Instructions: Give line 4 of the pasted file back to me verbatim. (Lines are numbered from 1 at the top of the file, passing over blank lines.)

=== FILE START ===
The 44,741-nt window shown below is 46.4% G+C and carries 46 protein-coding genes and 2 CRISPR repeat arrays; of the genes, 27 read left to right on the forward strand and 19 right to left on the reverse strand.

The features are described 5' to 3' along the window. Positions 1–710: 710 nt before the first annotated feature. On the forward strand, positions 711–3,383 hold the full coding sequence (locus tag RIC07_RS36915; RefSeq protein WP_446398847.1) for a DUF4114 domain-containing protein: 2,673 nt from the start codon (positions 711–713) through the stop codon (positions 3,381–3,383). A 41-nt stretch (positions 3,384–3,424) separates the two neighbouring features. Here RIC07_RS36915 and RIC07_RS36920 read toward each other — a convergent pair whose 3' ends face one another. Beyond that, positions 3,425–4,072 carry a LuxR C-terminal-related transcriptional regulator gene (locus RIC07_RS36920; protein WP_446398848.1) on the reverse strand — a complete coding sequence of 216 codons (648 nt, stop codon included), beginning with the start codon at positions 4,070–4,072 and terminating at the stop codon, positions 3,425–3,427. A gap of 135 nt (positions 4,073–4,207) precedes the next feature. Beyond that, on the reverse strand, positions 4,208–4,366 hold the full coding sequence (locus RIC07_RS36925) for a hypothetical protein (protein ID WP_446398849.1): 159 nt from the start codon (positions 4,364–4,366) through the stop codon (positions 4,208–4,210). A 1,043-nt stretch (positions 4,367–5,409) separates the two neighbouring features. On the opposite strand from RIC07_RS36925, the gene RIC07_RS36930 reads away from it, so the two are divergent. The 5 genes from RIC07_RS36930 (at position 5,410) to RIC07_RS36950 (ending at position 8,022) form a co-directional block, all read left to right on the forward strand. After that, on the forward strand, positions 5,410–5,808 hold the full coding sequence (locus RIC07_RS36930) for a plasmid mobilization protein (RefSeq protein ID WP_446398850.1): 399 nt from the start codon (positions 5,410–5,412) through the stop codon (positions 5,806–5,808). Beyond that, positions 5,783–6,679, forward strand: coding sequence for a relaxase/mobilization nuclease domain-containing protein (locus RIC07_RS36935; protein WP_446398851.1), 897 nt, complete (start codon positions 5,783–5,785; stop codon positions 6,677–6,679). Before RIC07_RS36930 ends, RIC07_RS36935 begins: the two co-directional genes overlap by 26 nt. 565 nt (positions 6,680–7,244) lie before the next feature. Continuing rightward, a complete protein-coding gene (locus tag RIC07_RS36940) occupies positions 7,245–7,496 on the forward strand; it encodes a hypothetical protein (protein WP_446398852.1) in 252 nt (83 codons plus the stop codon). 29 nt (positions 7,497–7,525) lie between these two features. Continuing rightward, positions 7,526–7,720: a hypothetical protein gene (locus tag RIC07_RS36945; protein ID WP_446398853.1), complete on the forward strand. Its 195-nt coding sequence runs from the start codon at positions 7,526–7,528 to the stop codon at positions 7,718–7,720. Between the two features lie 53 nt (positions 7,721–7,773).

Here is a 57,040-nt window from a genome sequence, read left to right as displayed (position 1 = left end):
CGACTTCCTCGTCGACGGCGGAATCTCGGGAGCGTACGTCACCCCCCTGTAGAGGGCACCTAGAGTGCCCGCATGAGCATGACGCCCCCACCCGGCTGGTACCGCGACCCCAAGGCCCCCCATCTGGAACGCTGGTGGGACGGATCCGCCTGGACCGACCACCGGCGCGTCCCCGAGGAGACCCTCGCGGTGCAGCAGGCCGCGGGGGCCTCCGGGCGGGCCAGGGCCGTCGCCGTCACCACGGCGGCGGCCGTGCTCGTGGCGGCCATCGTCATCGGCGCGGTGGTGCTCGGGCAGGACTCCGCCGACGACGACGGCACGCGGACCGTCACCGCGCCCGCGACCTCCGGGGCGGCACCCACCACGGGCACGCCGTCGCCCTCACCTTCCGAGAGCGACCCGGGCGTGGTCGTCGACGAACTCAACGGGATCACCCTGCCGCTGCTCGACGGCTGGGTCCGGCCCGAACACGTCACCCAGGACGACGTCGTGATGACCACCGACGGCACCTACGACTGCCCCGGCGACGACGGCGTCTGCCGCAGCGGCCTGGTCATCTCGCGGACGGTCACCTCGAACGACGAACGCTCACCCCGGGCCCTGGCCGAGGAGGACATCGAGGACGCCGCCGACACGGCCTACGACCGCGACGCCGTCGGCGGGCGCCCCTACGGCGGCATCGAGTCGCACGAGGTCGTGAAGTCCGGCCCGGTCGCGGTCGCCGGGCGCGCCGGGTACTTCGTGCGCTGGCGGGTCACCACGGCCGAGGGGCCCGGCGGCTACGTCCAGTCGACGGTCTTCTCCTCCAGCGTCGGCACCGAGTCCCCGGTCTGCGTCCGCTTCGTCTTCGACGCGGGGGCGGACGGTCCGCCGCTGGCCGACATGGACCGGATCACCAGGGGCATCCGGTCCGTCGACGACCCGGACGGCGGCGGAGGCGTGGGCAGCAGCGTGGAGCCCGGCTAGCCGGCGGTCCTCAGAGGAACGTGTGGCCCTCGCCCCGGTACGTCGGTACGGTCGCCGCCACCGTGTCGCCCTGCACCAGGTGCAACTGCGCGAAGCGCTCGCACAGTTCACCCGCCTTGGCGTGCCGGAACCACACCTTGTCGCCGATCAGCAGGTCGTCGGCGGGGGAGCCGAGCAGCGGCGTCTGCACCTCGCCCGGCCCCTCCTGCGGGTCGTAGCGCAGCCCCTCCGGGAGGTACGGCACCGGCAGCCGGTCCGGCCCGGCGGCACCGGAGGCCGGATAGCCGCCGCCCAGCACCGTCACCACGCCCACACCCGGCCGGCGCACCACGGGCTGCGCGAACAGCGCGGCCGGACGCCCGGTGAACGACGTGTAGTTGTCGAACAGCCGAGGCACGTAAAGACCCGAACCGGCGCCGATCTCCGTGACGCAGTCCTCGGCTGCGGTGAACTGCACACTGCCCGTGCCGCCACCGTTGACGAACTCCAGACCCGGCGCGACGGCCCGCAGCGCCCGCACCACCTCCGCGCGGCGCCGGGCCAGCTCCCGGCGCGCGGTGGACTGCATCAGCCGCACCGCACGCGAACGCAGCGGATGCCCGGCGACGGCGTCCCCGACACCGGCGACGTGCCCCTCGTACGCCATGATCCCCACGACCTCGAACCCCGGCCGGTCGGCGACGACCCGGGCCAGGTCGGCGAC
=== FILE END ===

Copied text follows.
CGACTTCCTCGTCGACGGCGGAATCTCGGGAGCGTACGTCACCCCCCTGTAGAGGGCACCTAGAGTGCCCGCATGAGCATGACGCCCCCACCCGGCTGGTACCGCGACCCCAAGGCCCCCCATCTGGAACGCTGGTGGGACGGATCCGCCTGGACCGACCACCGGCGCGTCCCCGAGGAGACCCTCGCGGTGCAGCAGGCCGCGGGGGCCTCCGGGCGGGCCAGGGCCGTCGCCGTCACCACGGCGGCGGCCGTGCTCGTGGCGGCCATCGTCATCGGCGCGGTGGTGCTCGGGCAGGACTCCGCCGACGACGACGGCACGCGGACCGTCACCGCGCCCGCGACCTCCGGGGCGGCACCCACCACGGGCACGCCGTCGCCCTCACCTTCCGAGAGCGACCCGGGCGTGGTCGTCGACGAACTCAACGGGATCACCCTGCCGCTGCTCGACGGCTGGGTCCGGCCCGAACACGTCACCCAGGACGACGTCGTGATGACCACCGACGGCACCTACGACTGCCCCGGCGACGACGGCGTCTGCCGCAGCGGCCTGGTCATCTCGCGGACGGTCACCTCGAACGACGAACGCTCACCCCGGGCCCTGGCCGAGGAGGACATCGAGGACGCCGCCGACACGGCCTACGACCGCGACGCCGTCGGCGGGCGCCCCTACGGCGGCATCGAGTCGCACGAGGTCGTGAAGTCCGGCCCGGTCGCGGTCGCCGGGCGCGCCGGGTACTTCGTGCGCTGGCGGGTCACCACGGCCGAGGGGCCCGGCGGCTACGTCCAGTCGACGGTCTTCTCCTCCAGCGTCGGCACCGAGTCCCCGGTCTGCGTCCGCTTCGTCTTCGACGCGGGGGCGGACGGTCCGCCGCTGGCCGACATGGACCGGATCACCAGGGGCATCCGGTCCGTCGACGACCCGGACGGCGGCGGAGGCGTGGGCAGCAGCGTGGAGCCCGGCTAGCCGGCGGTCCTCAGAGGAACGTGTGGCCCTCGCCCCGGTACGTCGGTACGGTCGCCGCCACCGTGTCGCCCTGCACCAGGTGCAACTGCGCGAAGCGCTCGCACAGTTCACCCGCCTTGGCGTGCCGGAACCACACCTTGTCGCCGATCAGCAGGTCGTCGGCGGGGGAGCCGAGCAGCGGCGTCTGCACCTCGCCCGGCCCCTCCTGCGGGTCGTAGCGCAGCCCCTCCGGGAGGTACGGCACCGGCAGCCGGTCCGGCCCGGCGGCACCGGAGGCCGGATAGCCGCCGCCCAGCACCGTCACCACGCCCACACCCGGCCGGCGCACCACGGGCTGCGCGAACAGCGCGGCCGGACGCCCGGTGAACGACGTGTAGTTGTCGAACAGCCGAGGCACGTAAAGACCCGAACCGGCGCCGATCTCCGTGACGCAGTCCTCGGCTGCGGTGAACTGCACACTGCCCGTGCCGCCACCGTTGACGAACTCCAGACCCGGCGCGACGGCCCGCAGCGCCCGCACCACCTCCGCGCGGCGCCGGGCCAGCTCCCGGCGCGCGGTGGACTGCATCAGCCGCACCGCACGCGAACGCAGCGGATGCCCGGCGACGGCGTCCCCGACACCGGCGACGTGCCCCTCGTACGCCATGATCCCCACGACCTCGAACCCCGGCCGGTCGGCGACGACCCGGGCCAGGTCGGCGAC